Sunday, August 24, 2008

Or you could just wave your hands madly as fast as they will go.

That's just as much fun. :)

It's the geek in me.

I, too, love stuff like this.

A link at the bottom led me to some fun with chocolate and marshmallows. Would have liked to have found the original linked article, though. I'm SO doing that in the spring when I'm student teaching 8th grade physics!

Oooh, and this! Science is so cool.

It's better than Oz!

If you say "Kansas" to just about any American, the first thing that probably pops into his or her head is The Wizard Of Oz. Or corn. Or wheat. Or flat and boring.

But Kansas has a much more interesting claim to fame. Pluto!

Most planets don't have an official discoverer. They are easily visible and while they weren't correctly identified as planets until long after they were first seen, there is no one person listed in the history books as the person who discovered them. The orbits of Uranus (William Herschel, 1781) and Neptune (Johann Gottfried Galle and Louis d'Arrest, 1846) led astronomers to believe that there was still yet another planet out there to be found, and Dr. V. M. Slipher, director of the Lowell Observatory, hired Clyde Tombaugh to find it.

Tombaugh was only 22 years old and had already built a series of telescopes, each more powerful than the previous, in order to make detailed drawings of Mars and Jupiter. He sent them to the Lowell Observatory and was hired soon after, in January 1929. How he found it is an amazing display of patience and attention to detail:

Each night, when the weather was clear and the Moon was not shining, Tombaugh placed a photographic plate, 14 by 17 inches in size, at the focal point of the 13 inch telescope. The plate had to be held firmly in place by screws, so that it would not shift during its three-hour exposure. It also had to be held at an extremely precise curvature, to an accuracy within half a millimeter, so that the entire large plate would be in focus. Tombaugh would then point the telescope at a precise region of the sky, and make sure that the telescope would rotate slowly throughout its exposure time to compensate for the Earth’s own rotation. After three hours he would remove the plate, replace it with a new one, and point the telescope to a new sliver of sky, adjacent to the previous one. Every few days he would retrace his steps, and record images of the same region he had taken previously. As a result, he possessed at least two plates of each observed section of the sky, taken several days apart. The entire procedure was conducted nearly every night in an unheated dome, often in sub-zero temperatures.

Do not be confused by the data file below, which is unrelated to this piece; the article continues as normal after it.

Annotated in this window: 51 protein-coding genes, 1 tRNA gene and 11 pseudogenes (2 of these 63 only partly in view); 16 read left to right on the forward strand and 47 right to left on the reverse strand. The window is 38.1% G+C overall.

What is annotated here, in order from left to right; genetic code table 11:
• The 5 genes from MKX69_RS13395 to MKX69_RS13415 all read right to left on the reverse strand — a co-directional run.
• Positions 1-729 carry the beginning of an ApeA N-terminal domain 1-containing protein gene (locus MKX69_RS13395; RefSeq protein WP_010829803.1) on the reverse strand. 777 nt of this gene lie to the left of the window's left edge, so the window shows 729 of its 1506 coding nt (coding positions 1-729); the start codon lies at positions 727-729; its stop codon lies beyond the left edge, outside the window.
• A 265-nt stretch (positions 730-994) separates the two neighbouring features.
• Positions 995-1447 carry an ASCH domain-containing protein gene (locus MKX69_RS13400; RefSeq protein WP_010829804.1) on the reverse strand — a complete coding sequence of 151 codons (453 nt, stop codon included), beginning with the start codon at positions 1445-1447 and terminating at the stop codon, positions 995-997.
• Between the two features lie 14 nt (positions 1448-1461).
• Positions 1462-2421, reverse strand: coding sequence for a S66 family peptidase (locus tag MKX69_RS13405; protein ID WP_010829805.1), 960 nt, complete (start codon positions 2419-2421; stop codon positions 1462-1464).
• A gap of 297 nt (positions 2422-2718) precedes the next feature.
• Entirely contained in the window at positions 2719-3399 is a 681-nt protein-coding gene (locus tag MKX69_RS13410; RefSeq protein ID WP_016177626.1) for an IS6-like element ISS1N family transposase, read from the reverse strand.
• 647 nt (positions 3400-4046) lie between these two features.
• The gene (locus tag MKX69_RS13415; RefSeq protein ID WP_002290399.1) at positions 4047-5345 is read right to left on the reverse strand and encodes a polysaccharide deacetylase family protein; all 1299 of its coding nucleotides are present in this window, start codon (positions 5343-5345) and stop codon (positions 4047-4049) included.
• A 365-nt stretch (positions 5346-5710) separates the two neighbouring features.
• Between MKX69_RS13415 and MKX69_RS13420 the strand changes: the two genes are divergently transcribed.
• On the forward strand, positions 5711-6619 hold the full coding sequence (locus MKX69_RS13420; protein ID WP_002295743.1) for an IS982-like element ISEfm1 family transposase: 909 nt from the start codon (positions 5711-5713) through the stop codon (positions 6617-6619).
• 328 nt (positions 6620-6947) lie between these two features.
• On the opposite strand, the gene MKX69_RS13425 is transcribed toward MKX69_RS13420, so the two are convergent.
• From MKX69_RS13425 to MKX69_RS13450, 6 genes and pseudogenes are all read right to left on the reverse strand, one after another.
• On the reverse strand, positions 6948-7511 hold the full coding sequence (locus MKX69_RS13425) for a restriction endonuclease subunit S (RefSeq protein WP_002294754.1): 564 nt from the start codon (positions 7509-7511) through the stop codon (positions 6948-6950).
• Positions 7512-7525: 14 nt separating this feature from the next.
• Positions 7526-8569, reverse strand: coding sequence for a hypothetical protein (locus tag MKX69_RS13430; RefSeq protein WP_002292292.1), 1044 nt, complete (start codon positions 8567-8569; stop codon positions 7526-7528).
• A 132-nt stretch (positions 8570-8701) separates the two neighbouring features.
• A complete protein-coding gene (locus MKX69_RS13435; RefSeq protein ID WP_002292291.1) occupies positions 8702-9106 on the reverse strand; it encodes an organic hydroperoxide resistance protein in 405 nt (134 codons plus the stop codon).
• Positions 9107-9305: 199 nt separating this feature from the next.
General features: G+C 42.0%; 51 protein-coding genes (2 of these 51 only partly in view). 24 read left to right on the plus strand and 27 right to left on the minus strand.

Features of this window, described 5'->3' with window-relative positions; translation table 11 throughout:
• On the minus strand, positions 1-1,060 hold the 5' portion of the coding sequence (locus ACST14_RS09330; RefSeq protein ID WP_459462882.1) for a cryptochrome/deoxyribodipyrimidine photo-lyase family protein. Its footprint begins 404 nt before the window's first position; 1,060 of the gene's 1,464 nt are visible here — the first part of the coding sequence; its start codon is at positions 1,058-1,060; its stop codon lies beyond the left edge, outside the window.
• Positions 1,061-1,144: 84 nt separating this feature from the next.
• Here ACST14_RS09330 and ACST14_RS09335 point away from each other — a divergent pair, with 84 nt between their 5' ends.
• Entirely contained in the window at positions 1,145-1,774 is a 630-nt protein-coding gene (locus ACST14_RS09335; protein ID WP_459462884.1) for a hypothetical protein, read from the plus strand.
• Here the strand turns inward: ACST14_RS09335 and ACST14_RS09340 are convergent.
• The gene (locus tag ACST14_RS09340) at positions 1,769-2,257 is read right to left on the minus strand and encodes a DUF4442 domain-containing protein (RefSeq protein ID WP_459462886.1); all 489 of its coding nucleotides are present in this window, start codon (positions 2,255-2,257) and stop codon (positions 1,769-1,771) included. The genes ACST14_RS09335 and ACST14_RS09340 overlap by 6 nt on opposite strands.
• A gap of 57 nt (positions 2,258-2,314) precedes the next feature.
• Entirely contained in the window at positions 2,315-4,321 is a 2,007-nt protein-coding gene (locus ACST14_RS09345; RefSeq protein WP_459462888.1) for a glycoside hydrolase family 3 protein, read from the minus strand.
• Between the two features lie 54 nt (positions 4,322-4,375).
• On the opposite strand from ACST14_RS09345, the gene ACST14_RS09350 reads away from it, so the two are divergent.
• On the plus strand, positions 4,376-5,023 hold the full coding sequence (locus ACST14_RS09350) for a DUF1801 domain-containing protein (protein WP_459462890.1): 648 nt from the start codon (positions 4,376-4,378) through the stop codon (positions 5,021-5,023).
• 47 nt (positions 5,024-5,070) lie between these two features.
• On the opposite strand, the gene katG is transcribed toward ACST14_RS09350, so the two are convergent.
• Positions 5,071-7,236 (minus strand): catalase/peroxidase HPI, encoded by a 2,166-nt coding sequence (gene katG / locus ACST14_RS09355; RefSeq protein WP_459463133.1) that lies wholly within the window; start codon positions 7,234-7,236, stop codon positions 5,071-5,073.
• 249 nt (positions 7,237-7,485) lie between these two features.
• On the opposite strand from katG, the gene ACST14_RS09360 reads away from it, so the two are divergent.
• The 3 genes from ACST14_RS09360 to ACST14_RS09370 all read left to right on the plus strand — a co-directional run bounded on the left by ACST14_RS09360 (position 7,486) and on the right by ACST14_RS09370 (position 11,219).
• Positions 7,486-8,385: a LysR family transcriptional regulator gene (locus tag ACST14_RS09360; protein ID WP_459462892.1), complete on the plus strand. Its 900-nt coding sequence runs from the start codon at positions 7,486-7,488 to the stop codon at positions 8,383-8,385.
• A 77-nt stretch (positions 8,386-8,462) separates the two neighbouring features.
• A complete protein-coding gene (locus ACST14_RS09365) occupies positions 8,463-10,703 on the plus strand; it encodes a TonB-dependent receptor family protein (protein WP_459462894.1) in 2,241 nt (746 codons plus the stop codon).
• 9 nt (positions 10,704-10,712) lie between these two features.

The sequence in which Tombaugh chose to survey the sky was not random. Always he insisted on observing only those regions that were in “opposition” – i.e. directly opposite from the Sun. Since the Earth takes a full year to complete its orbit around the Sun, it would therefore take a year to complete a full survey of a band of the sky. The reason for this choice was that Tombaugh was looking for an object, Planet X, that would exhibit “retrograde motion” – the apparent motion of a planet or asteroid “backwards,” or east to west instead of west to east. For the outer planets, those outside the Earth’s orbit, this occurs when the Earth races by them, leaving them behind and creating the illusion that they are moving backwards. This only happens when the Earth is between the retrograding planet and the Sun, i.e. when from the perspective of an observer on Earth the planet is in opposition. Detecting an object in retrograde motion immediately indicates to an observer that the object is relatively close-by, probably within the Solar System. The stars are so distant that they hardly show any shift in position (or “parallax”) at all due to the Earth’s annual orbit, and their minute shift can only be detected through careful measurement by specialized instruments.